By Heather Lennon, NorthSouth Books, with Hannah Gill, University of Arizona, Tucson
Tara Chace, a translator living in Seattle, has translated Norwegian, Danish and Swedish books into U.S. English since 1999. Angryman by Gro Dahle immediately draws a reader in because of its heavy use of imagery that captures the fear and sadness of the main character, Boj. The book tackles a heavy subject in a meaningful and important way. NorthSouth Books’ recent Q&A with Tara Chace can give readers a context to the work’s subject as well as an understanding of translating picturebooks more generally. In that interview (adapted here), Chace discusses the book and her career with translating, as well as Nordic books and the heavy subject matter that Angryman features.
Becoming a translator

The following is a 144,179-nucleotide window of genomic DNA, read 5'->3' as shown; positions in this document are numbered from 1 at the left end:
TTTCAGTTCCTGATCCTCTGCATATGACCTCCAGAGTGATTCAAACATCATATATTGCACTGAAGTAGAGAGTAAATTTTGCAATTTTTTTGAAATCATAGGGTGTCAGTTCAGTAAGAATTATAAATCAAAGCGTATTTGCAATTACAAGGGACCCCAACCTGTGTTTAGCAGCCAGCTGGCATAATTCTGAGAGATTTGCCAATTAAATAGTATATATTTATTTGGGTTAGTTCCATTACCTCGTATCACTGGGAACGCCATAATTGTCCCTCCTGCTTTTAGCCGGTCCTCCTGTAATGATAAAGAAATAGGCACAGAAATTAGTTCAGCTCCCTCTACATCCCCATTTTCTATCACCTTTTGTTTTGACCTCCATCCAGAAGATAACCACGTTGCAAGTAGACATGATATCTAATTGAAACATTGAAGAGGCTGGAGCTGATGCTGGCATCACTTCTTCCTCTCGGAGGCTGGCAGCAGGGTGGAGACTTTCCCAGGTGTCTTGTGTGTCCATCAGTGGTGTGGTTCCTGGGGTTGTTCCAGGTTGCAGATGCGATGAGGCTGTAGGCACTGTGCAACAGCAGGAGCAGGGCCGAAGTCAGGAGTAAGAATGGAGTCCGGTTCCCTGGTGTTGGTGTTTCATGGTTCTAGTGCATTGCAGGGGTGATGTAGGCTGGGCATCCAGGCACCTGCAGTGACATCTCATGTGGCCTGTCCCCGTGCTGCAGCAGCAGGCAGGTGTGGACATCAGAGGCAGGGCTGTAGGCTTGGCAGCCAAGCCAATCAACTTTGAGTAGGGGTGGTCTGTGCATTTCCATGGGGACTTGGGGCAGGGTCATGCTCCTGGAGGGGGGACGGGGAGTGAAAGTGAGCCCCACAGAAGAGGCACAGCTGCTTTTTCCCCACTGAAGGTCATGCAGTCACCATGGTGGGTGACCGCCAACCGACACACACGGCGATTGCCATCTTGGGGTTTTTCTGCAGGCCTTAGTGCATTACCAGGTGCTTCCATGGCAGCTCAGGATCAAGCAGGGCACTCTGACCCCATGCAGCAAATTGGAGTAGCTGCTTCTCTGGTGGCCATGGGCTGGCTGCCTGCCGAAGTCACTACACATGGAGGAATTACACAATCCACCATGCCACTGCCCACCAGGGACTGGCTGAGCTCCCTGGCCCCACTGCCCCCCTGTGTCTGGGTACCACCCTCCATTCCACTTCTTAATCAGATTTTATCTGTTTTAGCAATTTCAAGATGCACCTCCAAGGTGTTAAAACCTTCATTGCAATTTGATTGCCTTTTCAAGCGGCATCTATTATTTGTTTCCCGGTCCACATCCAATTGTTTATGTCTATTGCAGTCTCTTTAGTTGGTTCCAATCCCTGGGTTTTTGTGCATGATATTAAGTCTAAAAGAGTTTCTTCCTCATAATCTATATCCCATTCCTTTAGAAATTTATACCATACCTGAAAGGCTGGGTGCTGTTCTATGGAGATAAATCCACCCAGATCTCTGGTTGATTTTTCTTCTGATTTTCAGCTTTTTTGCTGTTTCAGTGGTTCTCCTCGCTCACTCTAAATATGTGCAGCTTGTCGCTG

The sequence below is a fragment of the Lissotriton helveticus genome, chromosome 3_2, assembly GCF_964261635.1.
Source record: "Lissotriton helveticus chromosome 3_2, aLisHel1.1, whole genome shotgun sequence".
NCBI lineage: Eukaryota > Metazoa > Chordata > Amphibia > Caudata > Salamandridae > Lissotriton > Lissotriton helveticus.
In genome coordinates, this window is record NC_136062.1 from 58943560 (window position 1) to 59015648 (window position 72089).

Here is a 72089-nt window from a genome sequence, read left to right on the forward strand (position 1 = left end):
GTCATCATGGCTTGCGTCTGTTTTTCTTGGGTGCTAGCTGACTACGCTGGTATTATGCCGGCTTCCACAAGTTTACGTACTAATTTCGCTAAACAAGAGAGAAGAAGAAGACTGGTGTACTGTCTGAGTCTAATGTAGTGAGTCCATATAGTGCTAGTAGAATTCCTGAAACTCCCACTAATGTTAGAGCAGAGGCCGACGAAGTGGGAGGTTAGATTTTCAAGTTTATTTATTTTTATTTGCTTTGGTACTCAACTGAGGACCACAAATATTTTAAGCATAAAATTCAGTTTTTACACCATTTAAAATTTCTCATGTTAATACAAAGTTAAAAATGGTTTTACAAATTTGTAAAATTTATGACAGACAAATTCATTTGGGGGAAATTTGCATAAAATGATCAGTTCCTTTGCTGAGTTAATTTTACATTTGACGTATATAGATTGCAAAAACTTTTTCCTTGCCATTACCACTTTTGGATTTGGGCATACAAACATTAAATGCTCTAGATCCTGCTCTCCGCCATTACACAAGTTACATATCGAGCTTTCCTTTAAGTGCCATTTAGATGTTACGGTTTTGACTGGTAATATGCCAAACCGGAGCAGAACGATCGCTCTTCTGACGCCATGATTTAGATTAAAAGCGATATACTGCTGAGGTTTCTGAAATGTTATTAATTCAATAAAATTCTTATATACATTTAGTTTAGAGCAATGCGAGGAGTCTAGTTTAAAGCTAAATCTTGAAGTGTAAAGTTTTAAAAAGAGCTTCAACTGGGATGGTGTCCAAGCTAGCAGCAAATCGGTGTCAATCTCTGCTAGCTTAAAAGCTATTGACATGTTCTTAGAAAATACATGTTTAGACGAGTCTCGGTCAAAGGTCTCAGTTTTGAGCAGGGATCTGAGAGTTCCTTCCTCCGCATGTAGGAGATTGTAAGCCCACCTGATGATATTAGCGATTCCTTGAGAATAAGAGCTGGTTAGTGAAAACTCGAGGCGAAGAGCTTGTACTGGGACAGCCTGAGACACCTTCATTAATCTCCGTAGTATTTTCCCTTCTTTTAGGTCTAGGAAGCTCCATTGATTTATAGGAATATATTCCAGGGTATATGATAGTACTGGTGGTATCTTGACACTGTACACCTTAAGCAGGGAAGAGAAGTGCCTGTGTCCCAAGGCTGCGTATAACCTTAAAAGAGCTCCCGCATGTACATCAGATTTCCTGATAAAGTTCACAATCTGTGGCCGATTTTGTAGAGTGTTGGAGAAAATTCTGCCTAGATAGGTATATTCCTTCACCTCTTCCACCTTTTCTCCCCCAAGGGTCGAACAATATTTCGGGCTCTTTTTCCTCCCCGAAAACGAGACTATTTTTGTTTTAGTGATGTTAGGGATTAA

During her junior year abroad in college, Chace went to Bergen, Norway to study Scandinavian language and literature. Chace explains that she went on to earn her master’s and doctorate in Scandinavian literature as well. When she was getting her Ph.D., someone offered her an opportunity to translate an article on a sailor so she could earn some extra money. She enjoyed doing this, and while she continued her formal education, Chace said yes to translating opportunities on the side. Ultimately, Chace decided to pursue a job in translating rather than become a professor of Scandinavian literature. She loves contemporary literature, and translation gives her the opportunity to work with more recent literature.